De Silva insisted that ministers could not have known who was being targeted because "no records have been identified" of ministers being briefed. Yet he records a security policy meeting attended by the Northern Ireland secretary and the heads of the security forces, called precisely to discuss the traffic in information.

Cameron continues: 'Sir Desmond describes - and I quote' - "an extraordinary state of affairs... in which both the Army and the RUC Special Branch had prior notice of a series of planned UDA assassinations, yet nothing was done by the RUC to seek to prevent those attacks".

Why would Sir Desmond or Cameron think this "extraordinary"?  It's obvious that if British security provided virtually all the intelligence for the murder squads, and knew in advance of planned assassinations based on those files, and also supplied weapons and cleared getaway routes, then the British government was de facto in charge of those gangs. The UDA, UFF, UVF, Red Hand Commandos and other Protestant gangs killing Irish are (with 'plausible deniability') allied with, if not run, by London, Westminster, #10, and the Royal Family. And Pat Finucane's was a single horrific murder. What of the evidence that Britain was behind the most atrocious mass murders in modern Ireland, the bombings of Dublin-Monahan and Omagh?

Cameron focuses blame on "that terrorist group" the IRA, and pays tribute to all those officers "who defended democracy and the rule of law". He disagrees with the Finucane family's call for a public inquiry: "Indeed, the history of public inquiries in Northern Ireland would suggest that had we gone down this route, we would not know what we know today."

Does Cameron mean that had there been an actual inquiry, his government would have ensured that documents allegedly viewed in secret by Sir Desmond could have gone permanently missing, like those rifles used on Bloody Sunday, held under tight security by the Ministry of Defense, and "accidentally" destroyed before they could be examined by Lord Saville's Inquiry? Britain's vaunted "rule of law" is exposed as farce, a drug potion for the gullible.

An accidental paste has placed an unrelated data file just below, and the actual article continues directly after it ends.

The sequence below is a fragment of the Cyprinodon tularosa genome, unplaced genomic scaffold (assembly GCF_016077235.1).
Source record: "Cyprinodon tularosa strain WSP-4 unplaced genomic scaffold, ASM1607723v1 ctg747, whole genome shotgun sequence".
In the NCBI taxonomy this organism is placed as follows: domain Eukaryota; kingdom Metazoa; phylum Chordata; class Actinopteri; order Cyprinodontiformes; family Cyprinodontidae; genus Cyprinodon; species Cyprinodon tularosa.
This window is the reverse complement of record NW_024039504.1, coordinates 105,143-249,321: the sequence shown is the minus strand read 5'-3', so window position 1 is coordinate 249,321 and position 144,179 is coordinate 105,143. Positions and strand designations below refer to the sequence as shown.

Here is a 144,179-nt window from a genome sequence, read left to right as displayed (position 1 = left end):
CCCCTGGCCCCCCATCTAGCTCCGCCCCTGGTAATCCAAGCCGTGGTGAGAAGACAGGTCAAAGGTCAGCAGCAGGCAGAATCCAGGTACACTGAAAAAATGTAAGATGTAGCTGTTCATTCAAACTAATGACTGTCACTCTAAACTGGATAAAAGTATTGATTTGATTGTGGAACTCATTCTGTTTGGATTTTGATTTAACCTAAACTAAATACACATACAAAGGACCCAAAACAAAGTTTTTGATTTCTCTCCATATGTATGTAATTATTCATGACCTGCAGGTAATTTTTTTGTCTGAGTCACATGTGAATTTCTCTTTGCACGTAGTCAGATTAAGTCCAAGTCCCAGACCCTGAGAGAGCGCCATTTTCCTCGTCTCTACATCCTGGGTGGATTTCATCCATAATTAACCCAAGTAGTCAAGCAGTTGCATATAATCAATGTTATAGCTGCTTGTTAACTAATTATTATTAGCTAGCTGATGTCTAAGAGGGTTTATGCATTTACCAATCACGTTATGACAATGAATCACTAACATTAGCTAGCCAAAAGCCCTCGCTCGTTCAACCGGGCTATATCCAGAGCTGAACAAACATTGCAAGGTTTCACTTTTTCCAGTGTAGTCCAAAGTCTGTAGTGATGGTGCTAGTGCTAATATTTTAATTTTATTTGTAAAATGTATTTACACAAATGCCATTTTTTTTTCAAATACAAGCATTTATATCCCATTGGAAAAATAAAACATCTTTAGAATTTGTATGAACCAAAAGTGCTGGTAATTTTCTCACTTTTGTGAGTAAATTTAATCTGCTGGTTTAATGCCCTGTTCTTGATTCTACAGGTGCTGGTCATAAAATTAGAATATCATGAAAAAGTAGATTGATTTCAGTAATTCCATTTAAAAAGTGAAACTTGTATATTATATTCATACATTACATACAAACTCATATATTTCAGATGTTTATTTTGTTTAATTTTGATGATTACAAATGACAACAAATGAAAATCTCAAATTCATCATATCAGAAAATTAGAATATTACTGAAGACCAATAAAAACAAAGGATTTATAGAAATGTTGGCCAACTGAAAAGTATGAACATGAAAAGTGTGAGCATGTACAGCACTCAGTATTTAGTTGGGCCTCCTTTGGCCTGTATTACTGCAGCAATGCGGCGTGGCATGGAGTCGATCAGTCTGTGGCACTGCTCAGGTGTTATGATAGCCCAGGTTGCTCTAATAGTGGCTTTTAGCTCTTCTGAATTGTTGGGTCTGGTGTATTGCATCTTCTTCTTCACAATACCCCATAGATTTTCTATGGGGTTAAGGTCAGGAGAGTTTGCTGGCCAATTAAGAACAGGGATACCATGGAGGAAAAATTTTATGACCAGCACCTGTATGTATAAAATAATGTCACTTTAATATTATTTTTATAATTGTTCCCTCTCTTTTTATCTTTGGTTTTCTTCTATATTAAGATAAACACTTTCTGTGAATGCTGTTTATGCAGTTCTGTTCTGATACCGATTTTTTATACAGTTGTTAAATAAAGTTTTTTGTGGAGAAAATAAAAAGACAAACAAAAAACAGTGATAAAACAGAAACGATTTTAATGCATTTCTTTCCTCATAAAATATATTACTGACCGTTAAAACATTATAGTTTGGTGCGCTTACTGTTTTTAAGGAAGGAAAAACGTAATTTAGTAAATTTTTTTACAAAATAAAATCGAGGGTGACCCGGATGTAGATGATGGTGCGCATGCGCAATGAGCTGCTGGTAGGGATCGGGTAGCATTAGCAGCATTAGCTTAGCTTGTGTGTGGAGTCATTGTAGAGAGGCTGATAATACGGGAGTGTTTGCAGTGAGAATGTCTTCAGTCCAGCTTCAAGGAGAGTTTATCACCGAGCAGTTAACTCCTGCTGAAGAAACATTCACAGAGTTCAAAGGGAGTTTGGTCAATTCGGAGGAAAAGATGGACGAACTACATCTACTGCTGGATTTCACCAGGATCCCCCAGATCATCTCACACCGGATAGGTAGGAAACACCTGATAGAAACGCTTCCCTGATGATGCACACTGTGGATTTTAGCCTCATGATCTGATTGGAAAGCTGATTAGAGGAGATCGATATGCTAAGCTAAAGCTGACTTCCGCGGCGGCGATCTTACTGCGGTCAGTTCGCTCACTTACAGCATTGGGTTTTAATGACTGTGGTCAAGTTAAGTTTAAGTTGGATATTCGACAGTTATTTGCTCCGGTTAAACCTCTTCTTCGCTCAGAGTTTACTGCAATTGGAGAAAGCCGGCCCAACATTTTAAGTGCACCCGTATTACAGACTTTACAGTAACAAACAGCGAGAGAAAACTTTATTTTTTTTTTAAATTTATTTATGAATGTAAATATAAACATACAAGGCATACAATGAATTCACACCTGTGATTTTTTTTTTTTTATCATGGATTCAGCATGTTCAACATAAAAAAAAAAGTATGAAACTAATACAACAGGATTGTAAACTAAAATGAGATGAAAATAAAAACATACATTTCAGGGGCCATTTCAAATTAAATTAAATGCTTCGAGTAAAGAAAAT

Cameron ends up with a most vomitous demonstration of the fine British art of the big lie:  "If we as a country want to uphold democracy and the rule of law then we must be prepared to be judged by the highest standards. And we must also face up fully when we fall short."

One can dream that Irish-Americans might just this once take a moment to assess these events in their ancestral island, and express some outrage to the London government. A line or two of protest from those practicing the law, including some who regularly troll Irish newspapers and websites for new clients, might prove helpful.

Geraldine Finucane, widow of murdered Belfast solicitor Pat Finucane, with her children John, Katherine and Michael Photo: REUTERS

Mrs. Geraldine Finucane: "I regret to say... yet another British government has engineered suppression of the truth of the murder of my husband... It is clear that this report has done exactly what was required: to give the benefit of doubt to the state, its cabinet and ministers, to the army, to the intelligence services, to itself...The dirt has been swept under the carpet without any serious attempt to lift the lid on what happened to Pat and so many others. This report is a sham. This report is a whitewash. This report is a confidence trick dressed up as independent scrutiny and given invisible clothes of reliability. But most of all, most hurtful and insulting of all, this report is not the truth."

© Mike Morley 2013